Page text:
It is very important to have the right board when you learn to surf. Those thin, narrow rockets the pros are riding sure look exciting, but they are a disaster for learning the initial techniques. A common mistake the newbie surfer tends to make is to buy a short board with thin rails and a narrow tail. A flashy little surf board will no doubt look very cool while standing at the breach checking out the swell, but it tends to loose its appeal when it won’t support your weight and bog down and pitch you off with every attempt to stand. A short board will discourage and exhaust all but the most dedicated student, ruining what could otherwise be a fun learning experience.

Make it easy for yourself and go big, wide and thick!!!

Don’t buy a board for when you can surf or to fit your car or because it has a nice spray design on it or because it was cheap. Buy a board for now and that will give you enough flotation for easy paddling. You need Length, Width and volume (thickness). Length will give you paddling speed, so you could get into the wave earlier before the wave gets to steep or critical. This will give you more time to set yourself up for the rest of the wave.

Width will give you stability so if your foot is slightly of centre you will still be able to stay on your board and it also helps with catching waves easier.

Thickness will help the board to carry you when catching foamies or float through flat weak sections. The one worry about a bigger board is duck diving. It is a surfboard and not a duck dive board. There are ways to get around this and we will cover this in the next article.

What board should I look for?

Mini-Malibu

I would suggest a Mini-Mal or a long board for guys or gals up to 80kg. A mini-mal shape is similar to a long boards with full round noses and they’re usually between 7 and 8 feet long and 20 to 22″ wide and 2″ to 3″ thick. They are easier to paddle and will catch waves easier than short boards and the width make them fairly stable. These are the most popular boards on the market and are really hard to find second hand and if you can find one it will cost between R1200 – R2200. It has brilliant resell value and is in big demand when you want to move on to another board. New boards go for R2000 – R3000. These boards are nice boards to have in your quiver for those small summer days.

Long boards

These are surfboards over 9 feet and are nice and wide. They paddle fast and are stable. Long boards are what most surfers over 85kg should start out with. Most surfers stay on them because it’s great fun surfing on these long boards. You can’t beat a long board for paddle and glide. If you jump on a long board it will feel like you are sailing after a few strokes. It helps catching more waves and will help catching waves when surfing in crowded spot. You could pick up a second hand board up from R1000 to R2800. New Boards will range from R3000 – R3900 for normal boards and Tuflite boards will be in the R5700 range. I think the Tuflite long boards makes a lot of sense in the long boards, because it is lighter and stronger, so it will not break as easily and it performs a lot better.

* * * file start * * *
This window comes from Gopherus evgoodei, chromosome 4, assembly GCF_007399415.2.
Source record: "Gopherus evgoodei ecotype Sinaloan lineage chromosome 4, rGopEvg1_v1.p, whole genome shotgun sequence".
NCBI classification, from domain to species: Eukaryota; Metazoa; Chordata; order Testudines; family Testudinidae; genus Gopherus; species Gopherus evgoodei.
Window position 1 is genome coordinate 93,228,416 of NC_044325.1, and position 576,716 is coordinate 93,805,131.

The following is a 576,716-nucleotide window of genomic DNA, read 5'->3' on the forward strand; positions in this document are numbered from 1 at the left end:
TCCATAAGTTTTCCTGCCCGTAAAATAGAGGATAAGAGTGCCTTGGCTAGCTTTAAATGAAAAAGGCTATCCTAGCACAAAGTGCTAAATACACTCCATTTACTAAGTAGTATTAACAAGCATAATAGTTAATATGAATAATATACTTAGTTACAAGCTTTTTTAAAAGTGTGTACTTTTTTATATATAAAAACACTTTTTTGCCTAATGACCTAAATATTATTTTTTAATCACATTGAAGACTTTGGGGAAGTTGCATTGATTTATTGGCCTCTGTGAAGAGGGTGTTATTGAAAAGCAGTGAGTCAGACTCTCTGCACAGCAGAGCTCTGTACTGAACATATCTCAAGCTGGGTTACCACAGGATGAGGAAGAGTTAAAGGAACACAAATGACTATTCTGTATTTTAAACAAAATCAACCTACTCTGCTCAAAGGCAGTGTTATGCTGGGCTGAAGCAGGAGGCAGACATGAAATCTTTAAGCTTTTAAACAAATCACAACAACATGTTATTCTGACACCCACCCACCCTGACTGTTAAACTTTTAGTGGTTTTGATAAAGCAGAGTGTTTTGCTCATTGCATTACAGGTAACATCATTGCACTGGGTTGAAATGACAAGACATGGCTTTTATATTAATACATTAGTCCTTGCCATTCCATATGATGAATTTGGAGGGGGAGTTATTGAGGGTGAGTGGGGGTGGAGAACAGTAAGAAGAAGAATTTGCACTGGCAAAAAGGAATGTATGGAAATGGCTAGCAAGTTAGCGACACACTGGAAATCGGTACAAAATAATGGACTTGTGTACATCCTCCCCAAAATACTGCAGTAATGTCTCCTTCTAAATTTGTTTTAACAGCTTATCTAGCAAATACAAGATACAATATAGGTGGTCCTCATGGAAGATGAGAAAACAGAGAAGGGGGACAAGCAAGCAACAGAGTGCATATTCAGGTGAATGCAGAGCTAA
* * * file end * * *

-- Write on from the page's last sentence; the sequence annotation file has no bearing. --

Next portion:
Choosing the right wetsuit

You need a warm comfortable wetsuit when surfing on the West Coast or even the Southern Cape Coast

The seams of the wetsuit need to have blind stitching and the neck, arms and legs need to seal tight to keep the cold water out. It can get very cold and uncomfortable when you have water flushing into your suit all the time.

Your smart smooth rubber Kite suite will do, but it will only last a month or two while surfing. It was designed for sailing or kiting so keep it for those sports. It does not have the stretch in the same places as the surfing suits so it will be stiff to surf in and it will tear or cut easily.

Surfing wetsuits needs to be more durable on the legs and hips due to bumps and cuts you get from your board, fins and rocks and will only have smooth rubber on the chest or back panels. This helps to cut out the wind chill when your upper body is exposed to the wind while sitting on the board waiting for waves. The rest of the suit is made out of more durable neoprene. The new suits will have hyper stretch on the arms and shoulders or will be full hyper stretch. This helps to make the wetsuit more flexible and allow you to paddle without paddleling against the suit.

You will loose the urge to surf very quickly if you are cold in the water and you will feel like an old toppie when you use a wetsuit that?s too old and inflexible or too small because you will be pulling against the rubber while paddleling.

Pop into the shop to get the right advice when buying this very important piece of equipment!